• show_plot : <class 'bool'>, optional

• suggest_funcs : <class 'function'>, optional

tuner.lr_find()

/opt/venv/lib/python3.8/site-packages/fastai/callback/schedule.py:270: UserWarning: color is redundantly defined by the 'color' keyword argument and the fmt string "ro" (-> color='r'). The keyword argument will take precedence.
ax.plot(val, idx, 'ro', label=nm, c=color)

SuggestedLRs(valley=7.585775892948732e-05)

It recommends a learning rate of around 5e-5, so we will use that.

lr = 5e-5


Let's look at the documentation for tune:

#### AdaptiveTuner.tune[source]

AdaptiveTuner.tune(epochs:int, lr:float=None, strategy:Strategy='fit_one_cycle', callbacks:list=[], **kwargs)

Fine tune self.model for epochs with an lr and strategy

Parameters:

• epochs : <class 'int'>

Number of iterations to train for

• lr : <class 'float'>, optional

If None, finds a new learning rate and uses suggestion_method

• strategy : <class 'fastcore.basics.Strategy'>, optional

A fitting method

• callbacks : <class 'list'>, optional

Extra fastai Callbacks

• kwargs : <class 'inspect._empty'>

We can pass in a number of epochs, a learning rate, a strategy, and additional fastai callbacks to call.

Valid strategies live in the Strategy namespace class, and consist of:

from adaptnlp import Strategy


In this tutorial we will train with the One-Cycle policy, as currently it is one of the best schedulers to use.

tuner.tune(3, lr, strategy=Strategy.OneCycle)


## Saving Model

Now that we have a trained model, let's save those weights away.

Calling tuner.save will save both the model and the tokenizer in the same format as how HuggingFace does:

#### AdaptiveTuner.save[source]

AdaptiveTuner.save(save_directory)

Save a pretrained model to a save_directory

Parameters:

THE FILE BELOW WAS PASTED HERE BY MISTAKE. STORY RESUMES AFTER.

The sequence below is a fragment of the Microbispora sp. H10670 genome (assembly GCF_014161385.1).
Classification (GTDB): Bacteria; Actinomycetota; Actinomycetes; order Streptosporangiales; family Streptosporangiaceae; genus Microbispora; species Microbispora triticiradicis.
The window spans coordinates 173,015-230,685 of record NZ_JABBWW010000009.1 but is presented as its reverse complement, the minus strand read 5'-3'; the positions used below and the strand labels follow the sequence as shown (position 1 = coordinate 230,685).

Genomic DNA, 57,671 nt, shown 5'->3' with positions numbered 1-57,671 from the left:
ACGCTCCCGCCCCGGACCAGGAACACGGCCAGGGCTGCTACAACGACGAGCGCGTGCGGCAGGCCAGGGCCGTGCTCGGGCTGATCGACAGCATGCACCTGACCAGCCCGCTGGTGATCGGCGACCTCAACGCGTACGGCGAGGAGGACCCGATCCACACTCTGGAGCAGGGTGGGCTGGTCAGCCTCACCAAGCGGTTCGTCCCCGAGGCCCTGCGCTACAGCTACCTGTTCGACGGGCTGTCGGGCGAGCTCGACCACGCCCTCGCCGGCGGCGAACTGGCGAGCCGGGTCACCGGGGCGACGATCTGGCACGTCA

• save_directory : <class 'inspect._empty'>

A folder to save our model to

tuner.save('good_model')

'good_model'

## Performing Inference

There are two ways to get predictions, the first is with the .predict method in our tuner. This is great for if you just finished training and want to see how your model performs on some new data! The other method is with AdaptNLP's inference API, which we will show afterwards

### In Tuner

First let's write a sentence to test with

sentence = "Hugh Jackman is a terrible "


And then predict with it:

#### LanguageModelTuner.predict[source]

LanguageModelTuner.predict(text:Union[List[str], str], bs:int=64, num_tokens_to_produce:int=50, **kwargs)

Predict some text for sequence classification with the currently loaded model

Parameters:

• text : typing.Union[typing.List[str], str]

Some text or list of texts to do inference with

• bs : <class 'int'>, optional

A batch size to use for multiple texts

• num_tokens_to_produce : <class 'int'>, optional

Number of tokens to generate

• kwargs : <class 'inspect._empty'>
tuner.predict(sentence, num_tokens_to_produce=8)

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{'generated_text': ['Hugh Jackman is a terrible icky, and very funny, character.']}

### With the Inference API

Next we will use the EasyTextGenerator class, which AdaptNLP offers:

from adaptnlp import EasyTextGenerator


We simply construct the class:

classifier = EasyTextGenerator()


And call the tag_text method, passing in the sentence, the location of our saved model, and some names for our classes:

classifier.generate(
sentence,
model_name_or_path='good_model',
num_tokens_to_produce=8
)

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{'generated_text': ['Hugh Jackman is a terrible icky, and very funny, character.']}

And we got the exact same output!